Spatial aspects of health research will be the theme of this month’s UBC GIS Users Group meeting.  We will have three presenters, each giving a brief description of their use of GIS and mapping in health research.  If there’s time, we’ll follow with a general discussion about the use of GIS technology and data in health research.

Event details:
Wednesday, February 29, 2012
3:00 – 4:00pm
Koerner Library, Level 2, Room 216

Presentations:

“Three Projects Applying GIS in Public Health: Mapping Local Social Barriers to Sexual Health Clinics in Two Rural Communities, Provincial Emergency/Hormonal Contraceptive Use Trough Time, and National Abortion Travel Patterns.”
Anthony Smith, Human Early Learning Partnership Knowledge Translation Team

“Neighbourhood Environment in Waterloo Region:  Patterns of Transportation and Health”
Josh van Loon, School of Community and Regional Planning Active Transportation Lab

“Spatial Epidemiology of Lung Cancer in Canada: Examining the Role of Air Pollution and Neighborhood Deprivation”
Perry Hystad, PhD Candidate, School of Population and Public Health

Understanding the Role of Citation Analysis and Impact Factors in your Academic Career

Learn how to use tools that measure the impact of articles, journals and individual scholars including you! You will leave this workshop knowing how to :

  • use ISI Web of Science and Google Scholar to track citations
  • calculate impact factors of individual scholars and journals and whether this is informative in your discipline

Thursday, February 9th, 2012 at 5:00PM – 6:00PM
Koerner Library
Room 217

Online registration here: http://elred.library.ubc.ca/libs/dashboard/view/2836

Learn a step-by-step approach to identify databases, primary sources and other research tools and then to perform comprehensive searches and keep track of what you’ve found.

Tuesday, January 24th, 2012
1:00PM – 3:30PM
Koerner Library, Room 216
Bring your own laptop
Register online at http://elred.library.ubc.ca/libs/dashboard/view/2832

 

Save valuable research time! Online research resources offer an array of tools to help you stay current in your field. In this workshop you’ll learn how to set up email alerts and RSS feeds to:

  • be notified when new articles and dissertations are published on your topic
  • receive Table of Contents for the latest issue of your favorite journal
  • find out when new books in your discipline have arrived in the library
  • be notified of funding and upcoming conference opportunities
  • follow news stories and blogsNo matter what your discipline, you’ll leave the session having set up a number of alerts to stay up-to-date with your research interests!

Date: Thursday, January 26th, 2012 at 12:00pm – 1:30pm
Location:
Koerner Library, Rm 216
Registration:
http://elred.library.ubc.ca/libs/dashboard/view/2829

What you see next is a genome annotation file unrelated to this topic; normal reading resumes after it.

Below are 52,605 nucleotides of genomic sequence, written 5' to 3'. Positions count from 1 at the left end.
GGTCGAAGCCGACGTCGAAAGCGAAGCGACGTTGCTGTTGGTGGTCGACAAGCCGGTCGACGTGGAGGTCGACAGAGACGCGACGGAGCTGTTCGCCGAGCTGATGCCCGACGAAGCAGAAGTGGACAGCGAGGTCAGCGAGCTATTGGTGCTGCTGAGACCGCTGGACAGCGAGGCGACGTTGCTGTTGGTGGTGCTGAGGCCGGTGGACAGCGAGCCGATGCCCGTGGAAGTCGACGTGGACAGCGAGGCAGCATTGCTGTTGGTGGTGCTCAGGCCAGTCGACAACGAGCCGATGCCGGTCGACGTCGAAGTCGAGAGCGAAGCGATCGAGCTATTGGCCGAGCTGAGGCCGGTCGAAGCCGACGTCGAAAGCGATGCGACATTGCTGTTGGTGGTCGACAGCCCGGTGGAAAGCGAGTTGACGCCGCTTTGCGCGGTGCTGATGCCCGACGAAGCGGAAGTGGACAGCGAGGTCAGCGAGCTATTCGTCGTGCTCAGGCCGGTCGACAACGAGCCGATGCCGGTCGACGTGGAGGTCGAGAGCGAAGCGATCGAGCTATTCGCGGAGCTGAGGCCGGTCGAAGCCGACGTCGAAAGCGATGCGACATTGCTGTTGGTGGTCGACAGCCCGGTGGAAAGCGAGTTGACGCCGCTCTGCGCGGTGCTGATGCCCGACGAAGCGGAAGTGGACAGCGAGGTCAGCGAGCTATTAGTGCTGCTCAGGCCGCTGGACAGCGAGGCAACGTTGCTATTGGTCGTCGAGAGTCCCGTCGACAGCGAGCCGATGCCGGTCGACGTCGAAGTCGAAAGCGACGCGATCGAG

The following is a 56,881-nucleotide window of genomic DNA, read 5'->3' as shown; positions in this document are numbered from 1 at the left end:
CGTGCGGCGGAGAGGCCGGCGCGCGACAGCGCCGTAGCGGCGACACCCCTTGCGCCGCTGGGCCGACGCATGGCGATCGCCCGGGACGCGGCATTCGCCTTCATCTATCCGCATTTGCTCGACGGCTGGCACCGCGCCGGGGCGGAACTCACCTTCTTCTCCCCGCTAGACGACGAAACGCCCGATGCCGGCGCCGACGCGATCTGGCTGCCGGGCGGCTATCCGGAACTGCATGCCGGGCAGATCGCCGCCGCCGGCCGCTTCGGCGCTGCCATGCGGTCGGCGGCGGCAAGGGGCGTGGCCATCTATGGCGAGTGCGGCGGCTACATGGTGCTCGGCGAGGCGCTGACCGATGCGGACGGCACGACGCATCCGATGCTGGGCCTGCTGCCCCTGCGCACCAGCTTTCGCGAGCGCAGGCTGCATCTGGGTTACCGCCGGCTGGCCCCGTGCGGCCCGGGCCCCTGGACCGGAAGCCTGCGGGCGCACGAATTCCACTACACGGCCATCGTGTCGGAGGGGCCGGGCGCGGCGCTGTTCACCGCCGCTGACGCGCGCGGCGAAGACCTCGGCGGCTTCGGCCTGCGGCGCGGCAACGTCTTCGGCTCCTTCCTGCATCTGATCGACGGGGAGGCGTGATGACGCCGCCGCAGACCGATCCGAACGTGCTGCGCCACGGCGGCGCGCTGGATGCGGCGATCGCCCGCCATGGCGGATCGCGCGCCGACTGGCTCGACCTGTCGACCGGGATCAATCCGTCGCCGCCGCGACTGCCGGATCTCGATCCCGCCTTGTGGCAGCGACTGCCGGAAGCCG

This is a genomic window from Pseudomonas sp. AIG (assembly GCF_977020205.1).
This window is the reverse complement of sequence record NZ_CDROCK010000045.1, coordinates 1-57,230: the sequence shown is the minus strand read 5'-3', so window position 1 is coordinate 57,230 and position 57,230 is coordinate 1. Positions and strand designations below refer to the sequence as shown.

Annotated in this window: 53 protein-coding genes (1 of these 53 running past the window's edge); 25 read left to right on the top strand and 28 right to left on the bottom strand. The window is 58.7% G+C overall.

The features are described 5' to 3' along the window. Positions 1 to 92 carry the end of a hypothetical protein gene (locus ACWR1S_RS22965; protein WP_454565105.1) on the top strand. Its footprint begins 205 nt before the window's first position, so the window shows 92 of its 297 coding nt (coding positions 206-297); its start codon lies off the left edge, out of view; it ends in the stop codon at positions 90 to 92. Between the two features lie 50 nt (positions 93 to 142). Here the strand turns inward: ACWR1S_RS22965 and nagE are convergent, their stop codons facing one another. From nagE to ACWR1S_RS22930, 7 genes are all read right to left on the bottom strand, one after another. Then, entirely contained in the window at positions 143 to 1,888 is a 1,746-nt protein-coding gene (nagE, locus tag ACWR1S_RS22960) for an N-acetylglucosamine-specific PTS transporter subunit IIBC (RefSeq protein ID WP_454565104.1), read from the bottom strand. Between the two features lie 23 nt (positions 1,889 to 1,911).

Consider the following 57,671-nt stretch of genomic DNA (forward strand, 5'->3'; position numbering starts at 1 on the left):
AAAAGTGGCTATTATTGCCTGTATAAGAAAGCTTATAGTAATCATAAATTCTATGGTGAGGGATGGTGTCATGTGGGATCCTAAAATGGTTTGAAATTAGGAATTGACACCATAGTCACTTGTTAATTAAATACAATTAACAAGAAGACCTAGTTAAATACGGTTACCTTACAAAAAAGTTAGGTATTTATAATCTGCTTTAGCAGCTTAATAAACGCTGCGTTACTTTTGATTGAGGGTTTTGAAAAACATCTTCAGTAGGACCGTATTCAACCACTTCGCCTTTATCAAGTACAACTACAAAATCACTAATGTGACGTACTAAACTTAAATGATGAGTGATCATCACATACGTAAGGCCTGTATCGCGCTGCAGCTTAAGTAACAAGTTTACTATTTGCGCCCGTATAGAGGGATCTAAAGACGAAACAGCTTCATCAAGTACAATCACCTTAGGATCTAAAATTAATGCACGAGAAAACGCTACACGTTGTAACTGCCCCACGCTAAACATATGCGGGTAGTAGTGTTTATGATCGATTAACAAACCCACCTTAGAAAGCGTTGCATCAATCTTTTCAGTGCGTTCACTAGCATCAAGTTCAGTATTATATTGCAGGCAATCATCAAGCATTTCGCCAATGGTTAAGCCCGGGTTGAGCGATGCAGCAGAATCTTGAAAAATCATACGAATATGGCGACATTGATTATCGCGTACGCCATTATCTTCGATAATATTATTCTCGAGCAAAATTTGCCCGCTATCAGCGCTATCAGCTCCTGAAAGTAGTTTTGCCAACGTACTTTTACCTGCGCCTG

Bodenhamer, David J., John Corrigan, and Trevor M. Harris. The Spatial Humanities: GIS and the Future of Humanities Scholarship. Bloomington: Indiana University Press, 2010.

From the publisher’s description:

The Spatial Humanities aims to re-orient—and perhaps revolutionize—humanities scholarship by critically engaging the technology and specifically directing it to the subject matter of the humanities. To this end, the contributors explore the potential of spatial methods such as text-based geographical analysis, multimedia GIS, animated maps, deep contingency, deep mapping, and the geo-spatial semantic web.

Browse a Google Preview of The Spatial Humanities here.

Image: Inuktituk Dialect Map , created by Asybaris01

 

The Public Policy Group and the Impact of Social Sciences blog  at  the London School of Economics have produced a guide to “show academics and researchers how to get the most out of [Twitter] the micro-blogging site. The guide is designed to lead the novice through the basics of Twitter but also provide tips on how it can aid the teaching and research of the more experienced academic tweeter.”

Amy Mollett, Danielle Moran and Patrick Dunleavy. Using Twitter in University Research, Teaching and Impact Activities: a guide for academics and researchers. LSE Public Policy Group, 2011

 

If you’ve ever wondered about the future of the book, have a look at these:

Living Books About Life is a series of curated, open access books about life — with life understood both philosophically and biologically — which provide a bridge between the humanities and the sciences. Produced by a globally-distributed network of writers and editors, the books in the series repackage existing open access science research by clustering it around selected topics whose unifying theme is life: e.g., air, agriculture, bioethics, cosmetic surgery, electronic waste, energy, neurology and pharmacology.”  (from Living Books About Life)

Cover photo credit: http://www.flickr.com/photos/simonwheatley/5128638903/ under http://creativecommons.org/licenses/by-sa/2.0/ license.

 

 

 

 

Crowd on Canada DayNoon-Hour Intro to RefWorks Workshop
Tuesday, November 1st, 2011 at 12:00PM – 1:00PM
Woodward Biomedical Library: Teaching Lab – Room B25

Finding and Using Data from the Census of Canada
Thursday, November 3rd, 2011 at 10:00AM – 11:45AM
Irving K. Barber Learning Centre: Room 318 – Library Computer Lab

Photo: Winston Wong

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